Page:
31 August 2011 

Chris Hannan has written several plays, including the award-winning Shining Souls. His 1990 play The Evil Doers was produced by the Bush Theatre in London and won numerous prizes including a Time Out Award, and in 2001/2 he was the Judith E. Wilson Visiting Fellow in Drama at the University of Cambridge. In this post he explains how he came to write The God of Soho. 

When the Artistic Director of Shakespeare’s Globe Dominic Dromgoole asked me to write a new play for his wonderful theatre I spent a couple of years finding polite ways to say no.

It seemed too odd to put contemporary characters in contemporary clothes onto an authentic reproduction of an Elizabethan stage. Wouldn’t it just look like some ropy time travel story?

Clearly, this was a space that called for big characters and big emotions and I began to sketch out the idea for The God of Soho, setting the story in a celebrity world where my celebrity couple fought each other in the front pages of the tabloids, hoovered up cocaine in celebrity nightspots and rocked up to the funerals of celebrity friends in dark sunglasses.

Kings, Celebrities and Gods

Where the Elizabethans had put kings and courtiers on stage I thought I would put their contemporary equivalents – stars and their publicists. The inherent theatricality of the celebrity world – the constant performing in public – had an irresistible attraction. And of course celebrity is now the core of our culture and economy so it seemed an ideal topic for such a public space.

Celebrities could not have become the gods and goddesses of our mags and the staple of our news and gossip unless they answered some core need in all of us and The God of Soho is about what that is. It’s about what we worship and do we even know.

How the Globe space works 

I kept going to see shows at the Globe to learn about the space and how it works. And whether it was The Merry Wives of Windsor or Henry IV, I was struck by the magical relationship which exists between the actor and the audience – a frankness, an ease, an equality. Time and again it is a relationship which throws up unrepeatable moments of ‘liveness’.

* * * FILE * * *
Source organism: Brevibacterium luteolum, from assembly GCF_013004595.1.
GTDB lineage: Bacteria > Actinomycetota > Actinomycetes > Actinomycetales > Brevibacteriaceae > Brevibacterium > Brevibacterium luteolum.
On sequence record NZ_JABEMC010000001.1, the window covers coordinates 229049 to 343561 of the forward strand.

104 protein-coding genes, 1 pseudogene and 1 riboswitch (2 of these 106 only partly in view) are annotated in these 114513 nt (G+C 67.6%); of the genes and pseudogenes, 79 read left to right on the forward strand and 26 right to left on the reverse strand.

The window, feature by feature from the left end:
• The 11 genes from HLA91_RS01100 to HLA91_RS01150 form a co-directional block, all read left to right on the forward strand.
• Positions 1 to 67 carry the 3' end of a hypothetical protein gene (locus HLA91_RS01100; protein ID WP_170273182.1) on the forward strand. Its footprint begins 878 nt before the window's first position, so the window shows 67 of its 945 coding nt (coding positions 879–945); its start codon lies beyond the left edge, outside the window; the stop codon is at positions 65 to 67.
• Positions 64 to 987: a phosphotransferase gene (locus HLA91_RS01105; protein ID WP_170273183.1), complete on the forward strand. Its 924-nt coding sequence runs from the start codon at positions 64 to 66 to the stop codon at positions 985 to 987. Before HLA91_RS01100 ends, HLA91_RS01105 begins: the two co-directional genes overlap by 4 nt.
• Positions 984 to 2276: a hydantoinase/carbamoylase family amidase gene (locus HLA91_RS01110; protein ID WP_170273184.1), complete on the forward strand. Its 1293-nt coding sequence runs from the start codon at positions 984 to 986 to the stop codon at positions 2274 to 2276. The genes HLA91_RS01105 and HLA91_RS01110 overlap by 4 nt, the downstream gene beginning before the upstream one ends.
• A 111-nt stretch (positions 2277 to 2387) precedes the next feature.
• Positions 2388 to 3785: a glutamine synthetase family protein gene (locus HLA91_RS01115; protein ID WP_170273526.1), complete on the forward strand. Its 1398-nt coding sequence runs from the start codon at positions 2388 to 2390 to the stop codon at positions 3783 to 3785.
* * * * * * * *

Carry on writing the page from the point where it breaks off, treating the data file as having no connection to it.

It happened again during a recent performance of The Mysteries. They were telling the story of the Crucifixion – the episode where Judas repents of his betrayal and returns the blood money to Pontius Pilate.

In the Globe production the thirty pieces of silver is thirty pence and the actor playing Pontius Pilate – Matthew Pidgeon – joked amenably with the audience that he didn’t need thirty pence and would be happy to give it to a groundling. But when he placed the coins under the nose of a woman leaning on the front stage she viscerally recoiled, wanting nothing to do with the money or the betrayal.

The actor almost rocked back in amazement and for me – looking on – the two of them created a moment that was deeply touching because I felt the emotional power of the story and understood that it mattered.

Driven by an inner urgency 

Other playwrights will see it differently but to me but the Globe stage requires a big nonrealistic story that has scale. It is not interested in minor details; it gobbles up narrative at considerable speed and you have to keep feeding it more. It wants movement, sweep. Because there is no stage lighting you cannot get actors on and off in blackout, they need to be driven by some inner urgency

I enjoyed that. The God of Soho starts out in a Heaven which is losing its sense of reality, plunges into a fetishistic Soho and heads out to celebrity Essex. The characters are gods and homeless people and rock stars; and the stage allows those disparate worlds to co-exist because the characters are motored by the same story and the same needs. There can be realistic elements, yes, but only so long as they don’t distract from the sense of storyness.

This article by Chris Hannan also appears at Nick Hern Books who have published the script.Sections of the article first appeared in The Independent (18th August 2011).